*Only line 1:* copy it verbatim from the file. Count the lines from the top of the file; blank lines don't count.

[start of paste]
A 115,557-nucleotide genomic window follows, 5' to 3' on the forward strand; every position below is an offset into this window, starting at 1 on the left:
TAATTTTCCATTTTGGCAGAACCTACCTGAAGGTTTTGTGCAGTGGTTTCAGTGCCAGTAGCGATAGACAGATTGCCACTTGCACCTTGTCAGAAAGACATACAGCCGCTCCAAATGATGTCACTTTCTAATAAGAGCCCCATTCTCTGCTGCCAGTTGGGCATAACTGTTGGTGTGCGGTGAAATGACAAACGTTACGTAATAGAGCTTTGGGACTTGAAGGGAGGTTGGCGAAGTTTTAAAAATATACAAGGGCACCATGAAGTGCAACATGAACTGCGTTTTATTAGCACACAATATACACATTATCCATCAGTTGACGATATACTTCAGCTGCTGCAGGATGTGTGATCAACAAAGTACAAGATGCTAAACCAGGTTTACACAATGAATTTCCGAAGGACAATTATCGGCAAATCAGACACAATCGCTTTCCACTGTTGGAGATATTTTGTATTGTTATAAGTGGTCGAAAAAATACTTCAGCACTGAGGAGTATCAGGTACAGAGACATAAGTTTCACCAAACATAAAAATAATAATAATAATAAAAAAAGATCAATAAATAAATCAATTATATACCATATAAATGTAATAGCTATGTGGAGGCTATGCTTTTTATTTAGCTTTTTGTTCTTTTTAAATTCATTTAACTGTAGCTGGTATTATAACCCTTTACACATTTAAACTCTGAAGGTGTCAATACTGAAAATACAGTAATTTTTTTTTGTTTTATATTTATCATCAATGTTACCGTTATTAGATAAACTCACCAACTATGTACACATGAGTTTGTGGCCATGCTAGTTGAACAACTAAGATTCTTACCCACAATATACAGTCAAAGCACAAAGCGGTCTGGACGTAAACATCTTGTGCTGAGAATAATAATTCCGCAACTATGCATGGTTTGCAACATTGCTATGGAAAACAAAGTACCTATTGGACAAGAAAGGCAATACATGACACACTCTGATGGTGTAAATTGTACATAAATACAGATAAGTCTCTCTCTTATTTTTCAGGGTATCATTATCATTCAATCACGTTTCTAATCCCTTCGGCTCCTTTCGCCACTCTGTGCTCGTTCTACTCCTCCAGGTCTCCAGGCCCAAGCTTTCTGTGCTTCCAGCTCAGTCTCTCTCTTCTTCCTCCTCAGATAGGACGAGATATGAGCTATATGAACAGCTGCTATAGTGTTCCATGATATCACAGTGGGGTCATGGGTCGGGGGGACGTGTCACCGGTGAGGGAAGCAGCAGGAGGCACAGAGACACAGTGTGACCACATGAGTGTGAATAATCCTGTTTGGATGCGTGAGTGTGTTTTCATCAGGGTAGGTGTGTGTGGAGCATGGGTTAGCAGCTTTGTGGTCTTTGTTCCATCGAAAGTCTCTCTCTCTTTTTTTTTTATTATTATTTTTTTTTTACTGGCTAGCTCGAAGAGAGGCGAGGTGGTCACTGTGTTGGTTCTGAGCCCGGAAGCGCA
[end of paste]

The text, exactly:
A 115,557-nucleotide genomic window follows, 5' to 3' on the forward strand; every position below is an offset into this window, starting at 1 on the left: